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Discussion Starter · #1 · (Edited)
My fiancé and I have been talking about me moving to France.
We plan to do the civil wedding in France and for me to live there permanently.

About me:
*I am a US Citizen by naturalization ( I was born in Dominican Republic).
*I've never been married
*Don't have children
*Don't have a criminal record
*Currently working part-time

About my Fiancé:
*French citizen
*Has a full-time job
*No criminal record
*No children
*Never been married

----

Okay, so!
I've found a lot of information online, all of which is overwhelming, out-dated, and more confusing than helpful.

These are my questions:

How do I proceed!?!?

•Do I need a visa?
-If so, what kind?

Note: I did ask (via email) this question to the local French consulate where I live,
only to get an answer days later, which was not informative.
He said I do not need a visa, and that after the marriage in France, I would have to come back here to the US and apply for a Long Stay visa as the Spouse of a French Citizen.

What do you think of this recommendation? Is it really the best way to go about it?

Why not apply for a long-term visa and presuming I get it, go to France, get married there, and go from there on how to make my stay permanent?
Is it true that if I choose to go this route, that the long-term visa will be changed to a resident card?


•Local Mairie

Alright, aside from the visa issue...
Through my journey I've learned that not all mairies ask for the same documents.
General things they ask for include:

- A valid U.S. passport or a French resident permit
- A birth certificate (less than three months old)
- A certificate of celibacy (less than three months old) which can be done before an American Consular Officer in France
- An affidavit of Law. It is a statement (must be done by an attorney licensed to practice in both France and United States) about U.S. marriage laws, certifying that the American citizen is free to contract marriage in France and will be recognized in the United States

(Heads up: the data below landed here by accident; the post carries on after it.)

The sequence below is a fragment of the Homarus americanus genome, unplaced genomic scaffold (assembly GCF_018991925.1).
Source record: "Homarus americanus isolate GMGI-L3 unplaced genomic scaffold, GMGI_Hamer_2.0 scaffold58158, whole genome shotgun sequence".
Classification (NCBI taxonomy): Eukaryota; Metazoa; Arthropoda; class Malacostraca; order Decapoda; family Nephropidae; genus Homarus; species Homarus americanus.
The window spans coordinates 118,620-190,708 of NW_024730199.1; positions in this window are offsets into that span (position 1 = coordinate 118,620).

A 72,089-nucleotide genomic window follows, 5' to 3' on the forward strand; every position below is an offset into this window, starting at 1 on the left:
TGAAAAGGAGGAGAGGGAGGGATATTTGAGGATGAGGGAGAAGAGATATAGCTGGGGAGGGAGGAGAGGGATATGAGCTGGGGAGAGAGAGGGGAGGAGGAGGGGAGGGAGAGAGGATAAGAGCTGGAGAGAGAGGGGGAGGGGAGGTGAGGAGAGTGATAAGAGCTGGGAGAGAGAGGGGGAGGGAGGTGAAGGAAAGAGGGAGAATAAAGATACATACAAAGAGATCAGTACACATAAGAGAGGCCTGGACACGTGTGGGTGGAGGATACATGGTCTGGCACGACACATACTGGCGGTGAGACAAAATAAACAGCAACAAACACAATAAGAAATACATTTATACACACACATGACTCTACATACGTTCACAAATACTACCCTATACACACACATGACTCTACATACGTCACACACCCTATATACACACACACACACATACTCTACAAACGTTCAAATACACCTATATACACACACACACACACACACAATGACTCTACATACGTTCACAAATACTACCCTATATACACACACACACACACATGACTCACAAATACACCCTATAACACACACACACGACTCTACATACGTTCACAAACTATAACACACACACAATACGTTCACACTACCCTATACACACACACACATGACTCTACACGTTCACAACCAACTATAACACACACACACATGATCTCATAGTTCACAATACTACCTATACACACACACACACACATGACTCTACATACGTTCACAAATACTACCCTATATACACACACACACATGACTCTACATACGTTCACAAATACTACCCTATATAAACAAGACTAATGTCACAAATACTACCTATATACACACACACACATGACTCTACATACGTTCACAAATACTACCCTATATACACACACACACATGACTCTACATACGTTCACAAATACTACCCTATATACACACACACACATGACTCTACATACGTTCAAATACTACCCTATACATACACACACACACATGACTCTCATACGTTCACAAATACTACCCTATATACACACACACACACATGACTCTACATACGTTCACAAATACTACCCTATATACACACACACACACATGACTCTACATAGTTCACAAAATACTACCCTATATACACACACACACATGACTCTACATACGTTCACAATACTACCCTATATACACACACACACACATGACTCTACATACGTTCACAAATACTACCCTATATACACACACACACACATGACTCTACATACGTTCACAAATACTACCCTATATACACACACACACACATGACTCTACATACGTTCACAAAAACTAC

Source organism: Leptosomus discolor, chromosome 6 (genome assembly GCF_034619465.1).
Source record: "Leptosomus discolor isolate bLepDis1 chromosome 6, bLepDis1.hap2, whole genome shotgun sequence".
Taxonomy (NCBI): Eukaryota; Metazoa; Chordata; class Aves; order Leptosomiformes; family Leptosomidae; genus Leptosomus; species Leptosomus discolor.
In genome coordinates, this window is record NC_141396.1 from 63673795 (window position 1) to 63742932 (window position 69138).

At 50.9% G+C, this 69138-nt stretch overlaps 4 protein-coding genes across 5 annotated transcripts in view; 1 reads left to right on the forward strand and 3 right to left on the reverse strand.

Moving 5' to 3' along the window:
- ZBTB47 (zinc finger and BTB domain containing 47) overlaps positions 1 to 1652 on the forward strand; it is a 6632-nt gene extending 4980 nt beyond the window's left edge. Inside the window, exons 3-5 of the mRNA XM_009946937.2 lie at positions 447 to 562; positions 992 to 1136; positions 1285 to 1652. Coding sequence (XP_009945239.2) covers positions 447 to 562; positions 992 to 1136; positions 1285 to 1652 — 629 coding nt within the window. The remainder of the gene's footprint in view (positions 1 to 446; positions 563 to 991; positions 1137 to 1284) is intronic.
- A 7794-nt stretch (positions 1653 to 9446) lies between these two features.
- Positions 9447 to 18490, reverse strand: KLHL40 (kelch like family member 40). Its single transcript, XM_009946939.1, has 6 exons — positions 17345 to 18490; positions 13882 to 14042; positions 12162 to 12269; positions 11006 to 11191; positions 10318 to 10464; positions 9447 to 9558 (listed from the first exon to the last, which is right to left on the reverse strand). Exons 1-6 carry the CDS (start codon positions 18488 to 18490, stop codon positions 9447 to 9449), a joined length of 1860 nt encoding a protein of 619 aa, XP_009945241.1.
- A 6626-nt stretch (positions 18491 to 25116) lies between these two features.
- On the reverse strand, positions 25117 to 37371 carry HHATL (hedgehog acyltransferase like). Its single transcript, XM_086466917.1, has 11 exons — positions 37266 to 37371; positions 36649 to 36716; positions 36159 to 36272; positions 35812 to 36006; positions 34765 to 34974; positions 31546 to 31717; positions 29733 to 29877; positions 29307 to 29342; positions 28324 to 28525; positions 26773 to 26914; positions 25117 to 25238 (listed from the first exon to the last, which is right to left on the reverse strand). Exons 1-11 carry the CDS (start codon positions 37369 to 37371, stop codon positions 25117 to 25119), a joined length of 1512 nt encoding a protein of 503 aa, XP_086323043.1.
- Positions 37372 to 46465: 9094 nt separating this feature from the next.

- A medical certificate (less than three months old)
- Proof of domicile (electricity bill, etc.)
- Certificat du notaire (if the parties to the marriage opt for a prenuptial contract)
On the issue of birth certificates:
1. Is my US Naturalization certificate going to be it? or do I need to go to Dominican Republic and pray that they still have my Dominican birth certificate? :/

2. What is meant by a birth certificate that is "not older than 3 months"?
Does it only apply to my fiancée? - I read that French birth certificates contain
information about people's lives such as: previous marriages, children they may have, etc. So would they expect me to have mine (either the US Citizen certificate or the one from my native country) freshly re-issued? Seeing as neither of the two would contain such information.

---

Regarding:

Certificates of celibacy and an affidavit of law...


- Okay so I can get the certificate of celibacy at the US Embassy in Paris (if I understood that correctly).

- The affidavit of law; Would I find said attorney at the US Embassy in Paris?


Medical certificate...

-What is it exactly?

===========

I am unsure what I really need, and also worried that I'll forget something.
The closest French Consulate here is roughly a 4 hour drive (yes that scares me :p )
I wish I could do it all in one trip but at the moment I get the feeling it's going to take a few...

I think I covered all I wanted to talk about... for now anyway.
 

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Actually, yes, what the consulate advised you is an option:
- enter France (you don't need a visa)
- get married within 90 days (since you are only allowed 90 days without a visa)
- go back to the US and apply for a spouse visa (for this you'll need the marriage certificate and Livret de Famille which gets issued when you marry)

With this plan you have to be organised so as to get married within 90 days, having all the papers necessary, ect. But once you're married getting the visa should be a very quick and easy process, which is the upside.

The other option is this:
- enter France on a long stay tourist visa (for this you'll need private health insurance)